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At A Hearing For Bowe Bergdahl, The Focus Is On President Trump

U.S. Army Sgt. Bowe Bergdahl (center) is escorted to the military courthouse at Fort Bragg, N.C., on Oct. 16, the day he pleaded guilty to desertion and misbehavior before the enemy.
Sara D. Davis
Getty Images
U.S. Army Sgt. Bowe Bergdahl (center) is escorted to the military courthouse at Fort Bragg, N.C., on Oct. 16, the day he pleaded guilty to desertion and misbehavior before the enemy.

The military judge handling the case of Army Sgt. Bowe Bergdahl suggested that recent comments by President Trump could raise questions about the fairness of the legal proceedings.

At a sentencing hearing Monday, Army Col. Jeffrey Nance spent the better part of an hour on the subject, reports NPR's Greg Myre. This was in response to a renewed motion by the defense to dismiss the case. The defense argued that remarks by Trump last week constitute "undue command influence" on the court-martial.

Under the military justice system, it's unlawful for commanders to influence legal cases, or even give the appearance of influence. That principle covers the president as commander-in-chief.

Bergdahl, who spent five years in Taliban captivity, was a frequent target for Trump when he was a candidate. Trump suggested in 2015 that Bergdahl "should be shot," as NPR's Rebecca Hersher reported.

In previous filings, lawyers for Bergdahl cited at least 45 instances where candidate Trump called their client a traitor.

As president, Trump had stopped talking about Bergdahl until last Monday, when Bergdahl pleaded guilty to desertion and misbehavior before the enemy.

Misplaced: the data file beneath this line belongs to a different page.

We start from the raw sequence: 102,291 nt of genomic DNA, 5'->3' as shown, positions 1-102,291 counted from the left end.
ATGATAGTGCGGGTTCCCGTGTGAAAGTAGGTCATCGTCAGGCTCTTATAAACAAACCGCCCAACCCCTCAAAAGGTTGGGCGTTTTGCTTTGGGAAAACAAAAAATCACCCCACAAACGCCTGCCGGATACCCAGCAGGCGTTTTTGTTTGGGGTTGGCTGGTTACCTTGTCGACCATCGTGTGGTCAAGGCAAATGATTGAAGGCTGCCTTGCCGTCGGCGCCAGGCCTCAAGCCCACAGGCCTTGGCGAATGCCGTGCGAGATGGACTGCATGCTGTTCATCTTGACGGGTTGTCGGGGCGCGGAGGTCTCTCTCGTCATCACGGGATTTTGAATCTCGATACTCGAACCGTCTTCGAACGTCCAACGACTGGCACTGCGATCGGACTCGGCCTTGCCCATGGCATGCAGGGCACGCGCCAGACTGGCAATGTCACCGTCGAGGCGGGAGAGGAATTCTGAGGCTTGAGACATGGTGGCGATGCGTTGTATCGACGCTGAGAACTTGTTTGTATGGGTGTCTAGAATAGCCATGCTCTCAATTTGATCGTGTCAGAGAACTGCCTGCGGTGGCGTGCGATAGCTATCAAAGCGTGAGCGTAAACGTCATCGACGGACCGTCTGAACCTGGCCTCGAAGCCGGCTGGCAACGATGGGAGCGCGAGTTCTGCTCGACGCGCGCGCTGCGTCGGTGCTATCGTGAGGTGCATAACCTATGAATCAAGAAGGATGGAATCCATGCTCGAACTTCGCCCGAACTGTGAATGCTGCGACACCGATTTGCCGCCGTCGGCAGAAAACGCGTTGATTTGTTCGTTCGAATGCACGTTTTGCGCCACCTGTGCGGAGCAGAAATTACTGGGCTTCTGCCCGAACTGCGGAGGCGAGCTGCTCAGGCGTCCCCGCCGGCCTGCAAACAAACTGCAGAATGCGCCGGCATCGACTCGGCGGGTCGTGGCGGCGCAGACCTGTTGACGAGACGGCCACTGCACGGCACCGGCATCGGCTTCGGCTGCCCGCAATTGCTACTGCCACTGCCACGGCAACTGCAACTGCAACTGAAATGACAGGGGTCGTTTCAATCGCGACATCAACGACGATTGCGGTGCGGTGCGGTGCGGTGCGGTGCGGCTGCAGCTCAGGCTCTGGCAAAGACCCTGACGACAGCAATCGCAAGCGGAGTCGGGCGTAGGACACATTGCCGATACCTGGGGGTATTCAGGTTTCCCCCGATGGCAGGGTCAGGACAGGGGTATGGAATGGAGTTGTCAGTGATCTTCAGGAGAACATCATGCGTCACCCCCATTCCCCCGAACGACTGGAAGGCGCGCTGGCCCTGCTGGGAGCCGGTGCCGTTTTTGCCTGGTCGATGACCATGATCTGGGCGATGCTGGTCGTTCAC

"I can't comment on Bowe Bergdahl," Trump told reporters last Monday. "But I think people have heard my comments in the past."

Greg reports that the hearing recessed after an hour owing to a family emergency of one of the prosecutors and will resume Wednesday. He adds that Nance did not indicate how he would rule on the defense's motion.

"The judge has very wide discretion in this case. He could sentence Bergdahl to life in prison or he could let him walk out of court a free man, saying in a sense that the five years he spent in Taliban captivity is punishment enough," Greg reports. "And that seemed to be what Bergdahl's lawyer was getting at, that Trump's comments should have some impact on the sentencing and should not lead to any further confinement."

When asked by the judge if he wanted to withdraw his guilty plea, Bergdahl declined.

NPR's Bill Chappell has this timeline of key events in the case:

  • "June 2009:Bergdahl is captured by the Taliban after leaving his base in southeastern Afghanistan. Almost immediately, questions arise about the circumstances of his capture.
  • "May 2014:Bergdahl is freed in exchange for five Taliban detainees who were being held at the military prison in Guantánamo Bay, Cuba.
  • "March 2015: The U.S. Army charges Bergdahl under two sections of the Uniform Code of Military Justice: Article 85 (Desertion) and Article 99 (Misbehavior before the enemy)."
  • Trump and other politicians have claimed that other soldiers died while trying to find him. As Bill reported, in 2014, then-Secretary of Defense Chuck Hagel responded to that claim in testimony to Congress:

    "I have personally gone back and asked that question inside the Pentagon, in the Army, in all of our reports. I have seen no evidence that directly links any American combat death to the rescue or finding or search of Sergeant Bergdahl. And I have asked the question. We have all asked the question. I have seen no evidence, no facts presented to me when I asked that question."

    U.S. personnel were injured in the search. Greg reports that those soldiers are expected to testify during an upcoming hearing.

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    Merrit Kennedy is a reporter for NPR's News Desk. She covers a broad range of issues, from the latest developments out of the Middle East to science research news.